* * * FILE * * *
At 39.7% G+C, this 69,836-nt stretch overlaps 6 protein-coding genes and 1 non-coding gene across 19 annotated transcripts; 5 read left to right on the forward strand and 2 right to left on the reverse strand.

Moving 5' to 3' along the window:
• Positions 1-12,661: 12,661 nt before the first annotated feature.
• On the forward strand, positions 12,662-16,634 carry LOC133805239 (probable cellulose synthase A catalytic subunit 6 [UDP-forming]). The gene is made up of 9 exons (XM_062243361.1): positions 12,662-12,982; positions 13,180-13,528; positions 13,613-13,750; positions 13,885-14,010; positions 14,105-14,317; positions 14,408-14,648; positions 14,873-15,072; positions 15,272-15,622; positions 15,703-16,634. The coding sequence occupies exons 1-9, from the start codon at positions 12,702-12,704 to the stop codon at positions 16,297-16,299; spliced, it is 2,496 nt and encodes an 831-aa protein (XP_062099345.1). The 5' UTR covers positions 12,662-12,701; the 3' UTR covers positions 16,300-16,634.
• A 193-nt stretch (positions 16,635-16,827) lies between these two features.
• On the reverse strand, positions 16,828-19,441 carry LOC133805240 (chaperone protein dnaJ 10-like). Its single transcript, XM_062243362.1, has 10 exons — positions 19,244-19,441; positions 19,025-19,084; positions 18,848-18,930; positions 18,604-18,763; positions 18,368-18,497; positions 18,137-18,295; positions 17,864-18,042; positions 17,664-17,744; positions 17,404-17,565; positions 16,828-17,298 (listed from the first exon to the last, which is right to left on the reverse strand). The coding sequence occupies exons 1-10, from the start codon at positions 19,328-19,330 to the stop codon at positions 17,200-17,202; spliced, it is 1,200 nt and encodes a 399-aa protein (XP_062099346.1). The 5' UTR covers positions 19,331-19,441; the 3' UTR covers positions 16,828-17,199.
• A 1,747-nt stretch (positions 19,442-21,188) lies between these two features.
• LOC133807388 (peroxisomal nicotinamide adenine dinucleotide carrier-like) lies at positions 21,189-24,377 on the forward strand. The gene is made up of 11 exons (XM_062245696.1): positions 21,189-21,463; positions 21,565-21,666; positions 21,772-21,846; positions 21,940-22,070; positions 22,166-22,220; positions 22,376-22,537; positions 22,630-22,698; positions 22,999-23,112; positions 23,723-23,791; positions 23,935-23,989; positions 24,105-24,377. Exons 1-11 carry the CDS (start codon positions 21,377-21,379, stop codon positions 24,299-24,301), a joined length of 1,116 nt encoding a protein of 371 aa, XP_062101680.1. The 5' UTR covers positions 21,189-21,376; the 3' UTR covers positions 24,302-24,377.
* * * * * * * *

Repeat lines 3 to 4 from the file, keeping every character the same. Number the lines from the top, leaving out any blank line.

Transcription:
• Positions 1-12,661: 12,661 nt before the first annotated feature.
• On the forward strand, positions 12,662-16,634 carry LOC133805239 (probable cellulose synthase A catalytic subunit 6 [UDP-forming]). The gene is made up of 9 exons (XM_062243361.1): positions 12,662-12,982; positions 13,180-13,528; positions 13,613-13,750; positions 13,885-14,010; positions 14,105-14,317; positions 14,408-14,648; positions 14,873-15,072; positions 15,272-15,622; positions 15,703-16,634. The coding sequence occupies exons 1-9, from the start codon at positions 12,702-12,704 to the stop codon at positions 16,297-16,299; spliced, it is 2,496 nt and encodes an 831-aa protein (XP_062099345.1). The 5' UTR covers positions 12,662-12,701; the 3' UTR covers positions 16,300-16,634.